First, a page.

Crystal formation holds clues to fighting disease
Researchers at the Adolphe Merkle Institute have been investigating the formation of crystals that ensure the survival of malaria parasites in the bloodstream. This interdisciplinary effort could facilitate the selection of new anti-malarial compounds and help stem the disease’s progress.
Malaria occurs after infection by certain types of mosquitoes, which pass the disease from human to human as a secondary effect of their feeding habits. It is caused by the Plasmodium sp. parasites, which de-grade and digest the hemoglobin found in blood. Yet, they cannot digest heme, an iron-containing molecule found in many living organisms that serves as an oxy-gen carrier. In fact, heme is actually toxic to the para-site, which has to neutralize the molecules’ effects to survive. To do this, the parasite bio-crystallizes heme into insoluble crystals known as hemozoin. This survival mechanism has been targeted by some anti-malarial drugs, particularly those based on chloroquine, which have been chosen for their capacity to inhibit hemozoin formation. Over the years, however, parasites in different parts of the world where malaria is endemic have become resistant to these treatments, making their use ineffective. This has also led to an increase in malaria-related mortality, especially in Africa.
To counter this, not only new compounds are need-ed, but also a better understanding of the mechanism and the kinetics of the hemozoin crystallization, as well as of how it is inhibited. Researchers at the Adolphe Merkle Institute chose to investigate the biocrystallization using so-called dynamic depolarized light scattering (DDLS). This approach was selected because it is considered to be a viable method for characterizing non-spherical optical anisotropic particles, and can thus be applied to hemozoin crystals.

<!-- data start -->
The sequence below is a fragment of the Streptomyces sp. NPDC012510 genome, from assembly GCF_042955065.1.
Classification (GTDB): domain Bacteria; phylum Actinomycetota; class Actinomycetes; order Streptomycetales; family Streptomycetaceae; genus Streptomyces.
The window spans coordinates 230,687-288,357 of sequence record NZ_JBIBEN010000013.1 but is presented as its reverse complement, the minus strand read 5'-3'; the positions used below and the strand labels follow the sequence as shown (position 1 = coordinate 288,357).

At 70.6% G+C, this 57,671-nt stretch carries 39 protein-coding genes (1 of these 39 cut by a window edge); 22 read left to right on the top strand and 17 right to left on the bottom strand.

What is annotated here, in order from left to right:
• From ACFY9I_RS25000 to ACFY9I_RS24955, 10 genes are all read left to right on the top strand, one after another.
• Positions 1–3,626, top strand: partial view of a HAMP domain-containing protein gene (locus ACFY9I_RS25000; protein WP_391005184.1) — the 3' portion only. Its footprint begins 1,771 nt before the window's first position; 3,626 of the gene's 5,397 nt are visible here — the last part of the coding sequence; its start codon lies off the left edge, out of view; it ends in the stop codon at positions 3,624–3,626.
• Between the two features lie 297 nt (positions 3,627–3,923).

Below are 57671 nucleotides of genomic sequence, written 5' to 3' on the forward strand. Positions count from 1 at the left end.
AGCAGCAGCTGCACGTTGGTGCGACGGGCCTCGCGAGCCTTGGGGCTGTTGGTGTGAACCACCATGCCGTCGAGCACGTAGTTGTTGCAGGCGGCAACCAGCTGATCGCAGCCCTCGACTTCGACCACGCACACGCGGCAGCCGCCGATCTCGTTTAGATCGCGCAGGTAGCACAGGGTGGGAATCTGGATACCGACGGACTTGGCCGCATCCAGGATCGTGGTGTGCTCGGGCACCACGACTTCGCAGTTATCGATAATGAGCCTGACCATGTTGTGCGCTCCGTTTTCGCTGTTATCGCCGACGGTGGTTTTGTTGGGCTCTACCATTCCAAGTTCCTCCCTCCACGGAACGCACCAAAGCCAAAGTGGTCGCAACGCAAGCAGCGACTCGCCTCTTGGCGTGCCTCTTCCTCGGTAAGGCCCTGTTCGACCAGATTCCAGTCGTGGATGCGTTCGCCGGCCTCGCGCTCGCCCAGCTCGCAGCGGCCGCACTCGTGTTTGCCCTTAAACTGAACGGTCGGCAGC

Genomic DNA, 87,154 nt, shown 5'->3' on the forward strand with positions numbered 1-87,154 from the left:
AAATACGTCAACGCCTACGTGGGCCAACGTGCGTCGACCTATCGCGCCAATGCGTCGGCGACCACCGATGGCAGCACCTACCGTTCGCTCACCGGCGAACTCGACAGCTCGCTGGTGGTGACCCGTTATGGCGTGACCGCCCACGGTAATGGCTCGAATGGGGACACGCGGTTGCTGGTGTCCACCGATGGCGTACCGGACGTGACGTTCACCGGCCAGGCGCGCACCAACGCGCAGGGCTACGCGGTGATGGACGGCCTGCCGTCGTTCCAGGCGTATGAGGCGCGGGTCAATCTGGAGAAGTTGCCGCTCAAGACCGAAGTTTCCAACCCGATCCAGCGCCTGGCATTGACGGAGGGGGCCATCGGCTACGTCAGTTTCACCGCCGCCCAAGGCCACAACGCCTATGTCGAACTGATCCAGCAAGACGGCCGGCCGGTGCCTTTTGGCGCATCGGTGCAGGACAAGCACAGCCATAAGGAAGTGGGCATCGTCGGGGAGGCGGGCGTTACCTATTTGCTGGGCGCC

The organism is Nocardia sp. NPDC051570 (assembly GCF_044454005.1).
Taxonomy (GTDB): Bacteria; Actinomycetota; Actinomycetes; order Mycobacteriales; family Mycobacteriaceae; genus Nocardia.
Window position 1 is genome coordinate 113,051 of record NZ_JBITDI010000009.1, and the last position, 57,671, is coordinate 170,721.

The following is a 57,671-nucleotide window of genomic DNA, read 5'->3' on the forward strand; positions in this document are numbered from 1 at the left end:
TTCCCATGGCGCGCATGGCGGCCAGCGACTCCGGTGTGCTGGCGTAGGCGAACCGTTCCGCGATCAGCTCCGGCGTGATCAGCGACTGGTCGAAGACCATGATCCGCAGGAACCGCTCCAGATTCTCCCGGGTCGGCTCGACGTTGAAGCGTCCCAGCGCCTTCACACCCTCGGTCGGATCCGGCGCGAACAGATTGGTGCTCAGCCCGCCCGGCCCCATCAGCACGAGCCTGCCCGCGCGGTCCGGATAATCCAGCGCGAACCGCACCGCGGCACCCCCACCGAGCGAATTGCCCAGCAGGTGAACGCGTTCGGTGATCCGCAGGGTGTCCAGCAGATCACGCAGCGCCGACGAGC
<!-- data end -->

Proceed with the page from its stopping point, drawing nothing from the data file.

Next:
“It basically involves shining a laser beam on a solution containing the sample, and detecting and analyzing the statistical properties of the light that is scattered when it strikes the crystals. It is especially useful for analyzing any particulate matter that is dispersed or suspended in a liquid matrix,” says Dr. Sandor Balog, one of the two researchers in charge of AMI’s instrument platform, and a scattering specialist. “With light scattering, we can infer the shape and stage of development of crystals, as well as the time it takes them to form.”
To test their approach, the researchers used a synhetic version of hemozoin whose properties are similar to the natural one produced by the malaria parasite. The tests were performed both in the presence and absence of a chloroquine-based anti-malarial drug.
The researchers found that while the drug did not pre-vent the initial formation of hemozoin nuclei, it did hinder the crystals from growing substantially, as heme was inhibited from attaching itself to its surface. For Balog, and colleagues from AMI’s Macromolecular Chemistry and Soft Matter Physics groups, dynamic light scattering, and DDLS in particular, could easily find its way to anti-malarial studies addressing biocrystallization.
“More generally, the technique is suitable for any system exhibiting the physical features of self-assembly – or for that matter its reverse, dissolution – completely independently of the parameters of the system, such as the chemical reactions,” adds Balog. “It could also be miniaturized and integrated into microfluidic platforms and lab-on-a-chip assays, where automation and parallelization for high throughput are desired.”
This research was carried out in parallel to the development of a malaria diagnostic tool by AMI’s Macromolecular Chemistry group. Their project uses hemozoin as a highly-sensitive indicator of the presence of the malaria parasite in asymptomatic carriers. It catalyzes a polymer in a solution, at temperatures close to those of the human body, changing the liquid from transparent to turbid in presence of the parasite.
Reference: Rifaie-Graham, O., Hua, X., Bruns, N., Balog, S. The Kinetics of ß-Hematin Crystallization Measured by Depolarized Light Scattering, Small, 2018, 14, 1802295